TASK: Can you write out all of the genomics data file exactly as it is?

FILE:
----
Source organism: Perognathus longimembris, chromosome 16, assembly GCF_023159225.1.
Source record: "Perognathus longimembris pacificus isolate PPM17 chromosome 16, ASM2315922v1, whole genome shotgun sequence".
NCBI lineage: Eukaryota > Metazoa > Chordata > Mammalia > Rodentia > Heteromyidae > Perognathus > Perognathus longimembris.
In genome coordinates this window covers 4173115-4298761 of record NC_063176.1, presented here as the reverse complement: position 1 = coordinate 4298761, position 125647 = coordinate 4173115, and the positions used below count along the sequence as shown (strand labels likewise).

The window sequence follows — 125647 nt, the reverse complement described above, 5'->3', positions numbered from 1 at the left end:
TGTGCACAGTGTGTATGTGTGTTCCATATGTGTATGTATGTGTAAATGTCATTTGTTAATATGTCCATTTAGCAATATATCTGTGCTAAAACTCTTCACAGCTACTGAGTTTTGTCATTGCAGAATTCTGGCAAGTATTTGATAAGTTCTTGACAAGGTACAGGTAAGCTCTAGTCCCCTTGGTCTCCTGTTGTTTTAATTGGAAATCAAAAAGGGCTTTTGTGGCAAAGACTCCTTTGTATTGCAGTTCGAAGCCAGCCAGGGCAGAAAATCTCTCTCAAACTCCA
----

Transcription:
Source organism: Perognathus longimembris, chromosome 16, assembly GCF_023159225.1.
Source record: "Perognathus longimembris pacificus isolate PPM17 chromosome 16, ASM2315922v1, whole genome shotgun sequence".
NCBI lineage: Eukaryota > Metazoa > Chordata > Mammalia > Rodentia > Heteromyidae > Perognathus > Perognathus longimembris.
In genome coordinates this window covers 4173115-4298761 of record NC_063176.1, presented here as the reverse complement: position 1 = coordinate 4298761, position 125647 = coordinate 4173115, and the positions used below count along the sequence as shown (strand labels likewise).

The window sequence follows — 125647 nt, the reverse complement described above, 5'->3', positions numbered from 1 at the left end:
TGTGCACAGTGTGTATGTGTGTTCCATATGTGTATGTATGTGTAAATGTCATTTGTTAATATGTCCATTTAGCAATATATCTGTGCTAAAACTCTTCACAGCTACTGAGTTTTGTCATTGCAGAATTCTGGCAAGTATTTGATAAGTTCTTGACAAGGTACAGGTAAGCTCTAGTCCCCTTGGTCTCCTGTTGTTTTAATTGGAAATCAAAAAGGGCTTTTGTGGCAAAGACTCCTTTGTATTGCAGTTCGAAGCCAGCCAGGGCAGAAAATCTCTCTCAAACTCCA